The WSU College of Pharmacy and Pharmaceutical Sciences considers several factors in admission. Learn more about the pre-pharmacy requirements, recommended courses, and applying for the Pharm.D. program at the WSU College of Pharmacy website.
See the WSU Catalog for degree requirements and talk with your academic advisor about planning and scheduling your courses. All students must meet requirements as outlined in the catalog in order to graduate.
- Scholarships and financial aid
A variety of state, federal, and university-sponsored programs are available to help students with educational costs.
For all students at WSU
Washington State University awards millions of dollars in financial aid and scholarships to students every year based on financial need, academic merit, or a combination of the two.
To get all the financial help WSU can provide, you'll need to do these two things:
- Complete the University's general scholarship application so you can be eligible for scholarship consideration, including departmental awards.
- Complete the FAFSA (Free Application for Federal Student Aid) so WSU can consider you for aid (scholarships, grants, loans, etc.) based on financial need. Get started here.
Click here for more info about about WSU scholarships and financial aid
For pre-health students
Students in pre-health tracks are eligible for scholarships curated by the Health Professions Student Center. Visit their scholarship page for more information.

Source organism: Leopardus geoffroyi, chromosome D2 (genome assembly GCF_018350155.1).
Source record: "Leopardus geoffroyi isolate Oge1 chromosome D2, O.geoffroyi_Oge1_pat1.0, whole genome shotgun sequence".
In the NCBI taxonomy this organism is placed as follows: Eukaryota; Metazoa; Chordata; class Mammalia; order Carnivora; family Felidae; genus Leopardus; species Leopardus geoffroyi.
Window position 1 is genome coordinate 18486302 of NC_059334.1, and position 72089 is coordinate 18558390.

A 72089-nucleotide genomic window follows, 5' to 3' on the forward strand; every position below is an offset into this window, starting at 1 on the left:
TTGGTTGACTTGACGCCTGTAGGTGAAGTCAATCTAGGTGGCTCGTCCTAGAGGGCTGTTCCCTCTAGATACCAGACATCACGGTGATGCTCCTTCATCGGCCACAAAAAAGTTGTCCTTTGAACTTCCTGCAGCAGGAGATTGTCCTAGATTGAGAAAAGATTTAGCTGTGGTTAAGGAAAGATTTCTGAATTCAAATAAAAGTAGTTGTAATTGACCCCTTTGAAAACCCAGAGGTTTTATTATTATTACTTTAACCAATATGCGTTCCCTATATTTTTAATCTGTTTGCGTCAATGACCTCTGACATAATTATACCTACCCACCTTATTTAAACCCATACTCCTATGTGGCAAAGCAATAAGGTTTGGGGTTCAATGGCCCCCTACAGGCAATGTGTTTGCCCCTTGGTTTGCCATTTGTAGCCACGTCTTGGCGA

- Suggested strengths, interests, and preparation
If your strengths and interests are similar to these — or if you can develop them — pharmacy could be a good goal for you.
- Compassion for people who are ill or injured
- Interest in how the body works
- Desire to help others
- Good verbal, written, and interpersonal communication skills
- Scientific aptitude, especially chemistry and biology
- Commitment to leadership, community service, and activism
Preparation for pre-pharmacy study should include:
- High school studies in algebra I and II, geometry, trigonometry, chemistry, biology, physics, and health.
- Pharmacy experience — you may be able to work part-time as a pharmacy assistant, which will let you see how pharmacies are run and what pharmacists do on the job.
- Community service — volunteering with hospitals or community organizations can give you valuable leadership and service experience.
- Careers and salaries
Pharmacists work in many different settings. You could see patients at the drug store counter, in hospitals, clinics, senior living centers, mental health facilities, home health care, managed care, or nuclear pharmacies. Pharmacists also work at pharmaceutical companies and at universities teaching and doing research.
It's a highly rewarding profession: for more than a decade, pharmacists have ranked at the top in the Gallup Poll of the most trusted professionals.
Newly graduated pharmacy students with a doctor of pharmacy (Pharm.D.) degree can expect to earn annual salaries starting between $93,000 and $104,000 in Washington state.
The job market in this field is excellent, as there is a projected need for more pharmacists in the United States.